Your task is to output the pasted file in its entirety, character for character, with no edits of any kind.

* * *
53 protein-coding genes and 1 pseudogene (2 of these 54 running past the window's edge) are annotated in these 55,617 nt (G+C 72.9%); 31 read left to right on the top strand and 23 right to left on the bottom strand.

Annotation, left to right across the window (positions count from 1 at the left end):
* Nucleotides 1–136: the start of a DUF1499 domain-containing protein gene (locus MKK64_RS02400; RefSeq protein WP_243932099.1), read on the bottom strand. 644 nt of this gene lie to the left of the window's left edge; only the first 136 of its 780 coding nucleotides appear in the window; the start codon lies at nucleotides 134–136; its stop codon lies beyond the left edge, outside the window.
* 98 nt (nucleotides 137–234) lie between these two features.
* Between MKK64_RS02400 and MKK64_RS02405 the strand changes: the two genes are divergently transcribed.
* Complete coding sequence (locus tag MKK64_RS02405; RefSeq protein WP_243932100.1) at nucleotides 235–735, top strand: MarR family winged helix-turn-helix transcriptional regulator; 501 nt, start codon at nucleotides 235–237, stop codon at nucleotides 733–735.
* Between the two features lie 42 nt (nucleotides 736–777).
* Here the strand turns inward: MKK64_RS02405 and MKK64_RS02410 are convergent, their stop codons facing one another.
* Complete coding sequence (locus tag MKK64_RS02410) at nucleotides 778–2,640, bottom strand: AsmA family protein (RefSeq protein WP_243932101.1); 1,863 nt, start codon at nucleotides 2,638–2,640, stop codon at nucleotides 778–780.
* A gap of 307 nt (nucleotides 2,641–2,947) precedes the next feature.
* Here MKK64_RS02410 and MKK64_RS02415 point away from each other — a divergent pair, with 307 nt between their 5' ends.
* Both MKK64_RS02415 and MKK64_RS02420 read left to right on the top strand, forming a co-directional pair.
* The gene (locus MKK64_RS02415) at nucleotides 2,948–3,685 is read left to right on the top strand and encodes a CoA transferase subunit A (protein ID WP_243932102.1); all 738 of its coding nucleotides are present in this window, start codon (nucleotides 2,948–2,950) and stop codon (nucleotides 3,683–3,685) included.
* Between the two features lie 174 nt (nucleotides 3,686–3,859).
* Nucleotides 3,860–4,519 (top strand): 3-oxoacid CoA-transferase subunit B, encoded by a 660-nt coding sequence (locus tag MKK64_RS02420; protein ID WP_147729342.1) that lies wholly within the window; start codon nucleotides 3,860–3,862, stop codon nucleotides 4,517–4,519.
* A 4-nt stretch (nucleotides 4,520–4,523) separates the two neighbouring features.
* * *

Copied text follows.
53 protein-coding genes and 1 pseudogene (2 of these 54 running past the window's edge) are annotated in these 55,617 nt (G+C 72.9%); 31 read left to right on the top strand and 23 right to left on the bottom strand.

Annotation, left to right across the window (positions count from 1 at the left end):
* Nucleotides 1–136: the start of a DUF1499 domain-containing protein gene (locus MKK64_RS02400; RefSeq protein WP_243932099.1), read on the bottom strand. 644 nt of this gene lie to the left of the window's left edge; only the first 136 of its 780 coding nucleotides appear in the window; the start codon lies at nucleotides 134–136; its stop codon lies beyond the left edge, outside the window.
* 98 nt (nucleotides 137–234) lie between these two features.
* Between MKK64_RS02400 and MKK64_RS02405 the strand changes: the two genes are divergently transcribed.
* Complete coding sequence (locus tag MKK64_RS02405; RefSeq protein WP_243932100.1) at nucleotides 235–735, top strand: MarR family winged helix-turn-helix transcriptional regulator; 501 nt, start codon at nucleotides 235–237, stop codon at nucleotides 733–735.
* Between the two features lie 42 nt (nucleotides 736–777).
* Here the strand turns inward: MKK64_RS02405 and MKK64_RS02410 are convergent, their stop codons facing one another.
* Complete coding sequence (locus tag MKK64_RS02410) at nucleotides 778–2,640, bottom strand: AsmA family protein (RefSeq protein WP_243932101.1); 1,863 nt, start codon at nucleotides 2,638–2,640, stop codon at nucleotides 778–780.
* A gap of 307 nt (nucleotides 2,641–2,947) precedes the next feature.
* Here MKK64_RS02410 and MKK64_RS02415 point away from each other — a divergent pair, with 307 nt between their 5' ends.
* Both MKK64_RS02415 and MKK64_RS02420 read left to right on the top strand, forming a co-directional pair.
* The gene (locus MKK64_RS02415) at nucleotides 2,948–3,685 is read left to right on the top strand and encodes a CoA transferase subunit A (protein ID WP_243932102.1); all 738 of its coding nucleotides are present in this window, start codon (nucleotides 2,948–2,950) and stop codon (nucleotides 3,683–3,685) included.
* Between the two features lie 174 nt (nucleotides 3,686–3,859).
* Nucleotides 3,860–4,519 (top strand): 3-oxoacid CoA-transferase subunit B, encoded by a 660-nt coding sequence (locus tag MKK64_RS02420; protein ID WP_147729342.1) that lies wholly within the window; start codon nucleotides 3,860–3,862, stop codon nucleotides 4,517–4,519.
* A 4-nt stretch (nucleotides 4,520–4,523) separates the two neighbouring features.